Spirit drinks are produced in all EU countries, both for domestic consumption and export. The 44 spirit drink categories regulated at EU level (e.g. rum, whisky, brandy, vodka) and the approximately 250 geographical indications (e.g. Madeira Rum, Irish Whiskey, Cognac, Polish Vodka) are a clear sign that the sector is deeply rooted in the European culture and tradition.
With 8.4 billion euros exports in 2021, spirit drinks contribute more than 5 billion euros to the positive EU trade balance. They give rise to approximately 46.8 billion euros to EU governments’ taxes and duties (1/3 of the EU budget) and provide around 1.2 million direct jobs in production and sales.
The EU does not support the production of spirit drinks but provides for a common legislative framework as regards their production and labelling and the protection of geographical indications for spirit drinks.
Provisions governing the production and labelling of spirit drinks are laid down in Regulation (EU) 2019/787. They provide the definition of ‘spirit drink’ and of the 44 spirit drink categories allowed in the EU, outlining detailed rules to be followed for their production, description, presentation and labelling.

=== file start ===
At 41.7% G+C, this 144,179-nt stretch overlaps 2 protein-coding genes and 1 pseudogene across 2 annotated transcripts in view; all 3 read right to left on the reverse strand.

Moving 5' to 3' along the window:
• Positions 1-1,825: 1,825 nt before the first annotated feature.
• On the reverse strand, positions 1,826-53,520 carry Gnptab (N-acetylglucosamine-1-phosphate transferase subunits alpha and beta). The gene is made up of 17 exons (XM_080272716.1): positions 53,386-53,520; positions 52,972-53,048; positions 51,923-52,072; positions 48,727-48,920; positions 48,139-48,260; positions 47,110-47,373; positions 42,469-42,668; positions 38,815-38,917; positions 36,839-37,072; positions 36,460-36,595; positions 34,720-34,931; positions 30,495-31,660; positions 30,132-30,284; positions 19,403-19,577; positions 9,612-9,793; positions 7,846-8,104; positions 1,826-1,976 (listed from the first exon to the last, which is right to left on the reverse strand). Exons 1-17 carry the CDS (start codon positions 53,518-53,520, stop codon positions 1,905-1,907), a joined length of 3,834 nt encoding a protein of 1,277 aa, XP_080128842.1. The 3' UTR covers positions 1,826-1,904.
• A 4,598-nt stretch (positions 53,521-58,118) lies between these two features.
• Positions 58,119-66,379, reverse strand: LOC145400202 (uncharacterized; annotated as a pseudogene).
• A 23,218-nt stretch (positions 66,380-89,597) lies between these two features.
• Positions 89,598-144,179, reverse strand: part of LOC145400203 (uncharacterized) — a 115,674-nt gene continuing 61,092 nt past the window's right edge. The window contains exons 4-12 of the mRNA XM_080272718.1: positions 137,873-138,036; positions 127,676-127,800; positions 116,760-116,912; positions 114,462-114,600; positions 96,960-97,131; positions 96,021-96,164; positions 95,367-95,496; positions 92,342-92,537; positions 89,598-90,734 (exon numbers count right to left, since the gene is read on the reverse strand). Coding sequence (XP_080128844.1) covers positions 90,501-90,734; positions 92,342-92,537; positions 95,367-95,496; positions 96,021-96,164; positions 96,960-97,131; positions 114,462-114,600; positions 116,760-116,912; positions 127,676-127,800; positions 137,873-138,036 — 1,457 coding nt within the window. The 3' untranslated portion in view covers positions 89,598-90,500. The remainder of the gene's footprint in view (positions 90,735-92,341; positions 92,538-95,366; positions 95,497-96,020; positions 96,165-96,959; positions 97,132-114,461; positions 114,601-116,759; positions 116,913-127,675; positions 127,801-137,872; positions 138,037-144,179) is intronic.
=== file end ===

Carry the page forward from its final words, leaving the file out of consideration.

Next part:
Moreover, they define the conditions whereby the legal names allowed under each category or geographical indication may be used when spirit drinks are combined with other foodstuffs. Finally, they define the type of alcohol that may be used in the production of spirit drinks and any other alcoholic beverage produced and sold in the EU.
The Commission recently published guidelines on the labelling of spirit drinks, explaining all the rules food business operators need to comply with to correctly inform consumers about the content of a product that is a spirit drink or that contains spirit drinks.
Applicable rules on geographical indications in the spirit drinks sector are also laid down in Regulation (EU) 2019/787, as well as in Commission Delegated Regulation (EU) 2021/1235 and Commission Implementing Regulation (EU) 2021/1236.
Public registers for spirit drinks
The first public register contains contact information for the bodies supervising the ageing processes for spirit drinks. Its publication is required by EU law.
The second public register contains contact information for the competent authorities responsible for the other checks required by the Spirit Drinks Regulation (EU) 2019/787.
Both registers aim to inform stakeholders both inside and outside the EU.
Various committees, composed of government representatives and chaired by a European Commission representative, meet regularly to ensure that the Commission's responsibility for adopting implementing acts is exercised under the control of EU countries.
The committee and the expert group for spirit drinks discuss areas such as the evolution of market prices, production and trade in the EU and non-EU countries.
The civil dialogue group on spirit drinks has the role of assisting the European Commission in maintaining a regular dialogue with stakeholders on all matters related to the spirit drinks sector.